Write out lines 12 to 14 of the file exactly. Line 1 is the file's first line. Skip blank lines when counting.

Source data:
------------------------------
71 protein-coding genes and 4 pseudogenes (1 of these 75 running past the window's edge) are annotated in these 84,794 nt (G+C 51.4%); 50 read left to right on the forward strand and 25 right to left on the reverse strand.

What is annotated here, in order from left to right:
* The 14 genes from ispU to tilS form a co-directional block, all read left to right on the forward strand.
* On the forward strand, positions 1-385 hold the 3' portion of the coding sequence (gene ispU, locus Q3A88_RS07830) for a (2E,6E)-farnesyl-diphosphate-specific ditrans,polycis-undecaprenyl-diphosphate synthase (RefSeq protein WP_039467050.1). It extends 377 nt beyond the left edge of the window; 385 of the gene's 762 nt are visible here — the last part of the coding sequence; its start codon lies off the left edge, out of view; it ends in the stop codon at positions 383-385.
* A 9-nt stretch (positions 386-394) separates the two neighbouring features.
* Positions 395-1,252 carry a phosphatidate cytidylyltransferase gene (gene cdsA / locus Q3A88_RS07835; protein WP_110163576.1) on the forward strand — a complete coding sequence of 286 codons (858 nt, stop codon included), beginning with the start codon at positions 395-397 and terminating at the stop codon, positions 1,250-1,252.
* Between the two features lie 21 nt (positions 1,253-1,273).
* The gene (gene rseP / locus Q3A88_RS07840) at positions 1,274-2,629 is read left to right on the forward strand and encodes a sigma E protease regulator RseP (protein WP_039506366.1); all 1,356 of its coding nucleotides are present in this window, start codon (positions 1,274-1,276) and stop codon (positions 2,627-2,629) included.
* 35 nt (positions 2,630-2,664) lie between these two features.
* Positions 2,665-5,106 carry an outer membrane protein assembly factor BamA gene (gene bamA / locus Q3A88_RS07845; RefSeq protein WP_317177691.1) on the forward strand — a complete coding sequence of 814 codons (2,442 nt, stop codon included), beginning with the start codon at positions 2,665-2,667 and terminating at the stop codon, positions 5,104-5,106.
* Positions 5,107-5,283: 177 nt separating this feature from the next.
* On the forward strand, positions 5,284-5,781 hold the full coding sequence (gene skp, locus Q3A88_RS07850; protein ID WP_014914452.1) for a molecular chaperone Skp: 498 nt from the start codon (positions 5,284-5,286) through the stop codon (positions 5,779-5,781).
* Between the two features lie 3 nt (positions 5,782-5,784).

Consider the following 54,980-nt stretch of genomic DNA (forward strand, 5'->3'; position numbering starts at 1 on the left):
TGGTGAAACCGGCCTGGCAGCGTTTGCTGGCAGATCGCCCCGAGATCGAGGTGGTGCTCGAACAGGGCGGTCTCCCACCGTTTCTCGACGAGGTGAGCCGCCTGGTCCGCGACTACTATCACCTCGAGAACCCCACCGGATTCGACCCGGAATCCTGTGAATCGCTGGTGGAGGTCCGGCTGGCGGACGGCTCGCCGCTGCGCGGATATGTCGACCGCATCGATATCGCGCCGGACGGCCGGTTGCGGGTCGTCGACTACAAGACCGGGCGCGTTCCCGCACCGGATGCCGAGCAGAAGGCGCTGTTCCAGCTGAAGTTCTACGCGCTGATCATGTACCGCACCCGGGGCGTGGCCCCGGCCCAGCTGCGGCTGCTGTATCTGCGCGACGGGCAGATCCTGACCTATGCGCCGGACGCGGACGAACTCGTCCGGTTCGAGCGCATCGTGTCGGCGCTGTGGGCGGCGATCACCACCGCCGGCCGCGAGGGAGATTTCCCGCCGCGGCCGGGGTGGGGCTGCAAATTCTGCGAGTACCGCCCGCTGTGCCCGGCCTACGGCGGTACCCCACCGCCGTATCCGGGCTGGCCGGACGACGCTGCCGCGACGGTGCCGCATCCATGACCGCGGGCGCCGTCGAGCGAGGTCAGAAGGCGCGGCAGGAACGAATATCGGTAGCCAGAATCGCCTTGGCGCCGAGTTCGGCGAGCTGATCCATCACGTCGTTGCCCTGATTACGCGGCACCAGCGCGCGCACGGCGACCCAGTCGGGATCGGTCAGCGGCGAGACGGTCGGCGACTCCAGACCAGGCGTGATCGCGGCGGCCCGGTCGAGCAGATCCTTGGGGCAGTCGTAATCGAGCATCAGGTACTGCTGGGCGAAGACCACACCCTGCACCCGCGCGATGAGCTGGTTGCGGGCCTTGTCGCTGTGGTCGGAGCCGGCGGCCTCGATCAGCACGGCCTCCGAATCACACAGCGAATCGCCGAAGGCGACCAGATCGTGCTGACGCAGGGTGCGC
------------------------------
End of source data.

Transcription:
* On the forward strand, positions 5,284-5,781 hold the full coding sequence (gene skp, locus Q3A88_RS07850; protein ID WP_014914452.1) for a molecular chaperone Skp: 498 nt from the start codon (positions 5,284-5,286) through the stop codon (positions 5,779-5,781).
* Between the two features lie 3 nt (positions 5,782-5,784).

Consider the following 54,980-nt stretch of genomic DNA (forward strand, 5'->3'; position numbering starts at 1 on the left):